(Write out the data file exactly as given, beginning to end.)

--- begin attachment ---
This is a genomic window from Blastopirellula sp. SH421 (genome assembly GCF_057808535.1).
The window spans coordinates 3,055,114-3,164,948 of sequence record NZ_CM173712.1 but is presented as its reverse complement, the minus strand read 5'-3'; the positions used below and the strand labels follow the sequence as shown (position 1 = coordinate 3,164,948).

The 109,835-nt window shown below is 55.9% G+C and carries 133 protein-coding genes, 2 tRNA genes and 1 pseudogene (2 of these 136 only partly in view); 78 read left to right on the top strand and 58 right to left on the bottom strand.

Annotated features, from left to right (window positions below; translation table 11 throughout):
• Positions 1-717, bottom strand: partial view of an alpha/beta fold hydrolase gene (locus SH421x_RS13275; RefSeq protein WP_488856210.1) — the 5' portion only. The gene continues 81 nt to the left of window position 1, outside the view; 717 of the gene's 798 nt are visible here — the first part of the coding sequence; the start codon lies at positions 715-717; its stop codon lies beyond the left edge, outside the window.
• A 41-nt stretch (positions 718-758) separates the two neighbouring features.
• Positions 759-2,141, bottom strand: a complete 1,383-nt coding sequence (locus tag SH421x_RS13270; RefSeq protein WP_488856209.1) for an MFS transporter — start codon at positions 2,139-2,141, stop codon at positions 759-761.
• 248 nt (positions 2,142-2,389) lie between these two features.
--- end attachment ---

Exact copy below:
This is a genomic window from Blastopirellula sp. SH421 (genome assembly GCF_057808535.1).
The window spans coordinates 3,055,114-3,164,948 of sequence record NZ_CM173712.1 but is presented as its reverse complement, the minus strand read 5'-3'; the positions used below and the strand labels follow the sequence as shown (position 1 = coordinate 3,164,948).

The 109,835-nt window shown below is 55.9% G+C and carries 133 protein-coding genes, 2 tRNA genes and 1 pseudogene (2 of these 136 only partly in view); 78 read left to right on the top strand and 58 right to left on the bottom strand.

Annotated features, from left to right (window positions below; translation table 11 throughout):
• Positions 1-717, bottom strand: partial view of an alpha/beta fold hydrolase gene (locus SH421x_RS13275; RefSeq protein WP_488856210.1) — the 5' portion only. The gene continues 81 nt to the left of window position 1, outside the view; 717 of the gene's 798 nt are visible here — the first part of the coding sequence; the start codon lies at positions 715-717; its stop codon lies beyond the left edge, outside the window.
• A 41-nt stretch (positions 718-758) separates the two neighbouring features.
• Positions 759-2,141, bottom strand: a complete 1,383-nt coding sequence (locus tag SH421x_RS13270; RefSeq protein WP_488856209.1) for an MFS transporter — start codon at positions 2,139-2,141, stop codon at positions 759-761.
• 248 nt (positions 2,142-2,389) lie between these two features.